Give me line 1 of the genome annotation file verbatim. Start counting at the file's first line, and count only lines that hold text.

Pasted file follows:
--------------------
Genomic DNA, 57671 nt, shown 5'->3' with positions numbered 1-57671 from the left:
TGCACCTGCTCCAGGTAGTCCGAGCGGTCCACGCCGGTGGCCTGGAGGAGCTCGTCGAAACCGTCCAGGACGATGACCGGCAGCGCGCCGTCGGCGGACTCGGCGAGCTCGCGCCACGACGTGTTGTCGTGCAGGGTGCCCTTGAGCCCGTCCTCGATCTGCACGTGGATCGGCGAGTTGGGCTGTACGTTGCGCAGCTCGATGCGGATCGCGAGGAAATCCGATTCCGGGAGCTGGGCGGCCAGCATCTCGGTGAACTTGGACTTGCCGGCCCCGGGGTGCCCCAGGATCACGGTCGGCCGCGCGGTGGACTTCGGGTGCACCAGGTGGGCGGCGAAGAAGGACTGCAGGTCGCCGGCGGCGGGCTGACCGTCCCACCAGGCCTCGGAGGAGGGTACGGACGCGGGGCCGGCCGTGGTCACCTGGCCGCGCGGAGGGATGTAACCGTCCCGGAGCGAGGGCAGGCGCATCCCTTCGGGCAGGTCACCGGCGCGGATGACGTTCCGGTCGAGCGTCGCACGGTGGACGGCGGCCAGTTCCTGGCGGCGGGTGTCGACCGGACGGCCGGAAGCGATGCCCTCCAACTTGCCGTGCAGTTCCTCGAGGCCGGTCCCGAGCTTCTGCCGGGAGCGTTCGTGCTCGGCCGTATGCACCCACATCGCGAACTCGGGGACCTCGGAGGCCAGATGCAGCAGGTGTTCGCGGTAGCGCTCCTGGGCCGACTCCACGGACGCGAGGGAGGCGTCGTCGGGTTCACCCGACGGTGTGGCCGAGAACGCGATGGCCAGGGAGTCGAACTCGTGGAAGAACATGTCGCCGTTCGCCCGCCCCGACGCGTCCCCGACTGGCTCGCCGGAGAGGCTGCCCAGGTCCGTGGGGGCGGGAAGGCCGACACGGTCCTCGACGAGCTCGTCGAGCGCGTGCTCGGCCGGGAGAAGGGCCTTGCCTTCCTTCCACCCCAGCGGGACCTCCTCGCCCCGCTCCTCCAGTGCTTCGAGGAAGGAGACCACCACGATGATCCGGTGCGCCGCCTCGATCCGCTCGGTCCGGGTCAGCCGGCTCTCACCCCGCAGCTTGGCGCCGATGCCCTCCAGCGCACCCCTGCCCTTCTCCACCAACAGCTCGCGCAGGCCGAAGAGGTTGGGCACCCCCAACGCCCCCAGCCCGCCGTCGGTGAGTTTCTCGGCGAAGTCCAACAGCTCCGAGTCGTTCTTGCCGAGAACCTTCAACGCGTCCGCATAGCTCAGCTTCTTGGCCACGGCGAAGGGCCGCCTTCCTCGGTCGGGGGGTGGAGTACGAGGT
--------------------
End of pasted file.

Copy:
Genomic DNA, 57671 nt, shown 5'->3' with positions numbered 1-57671 from the left: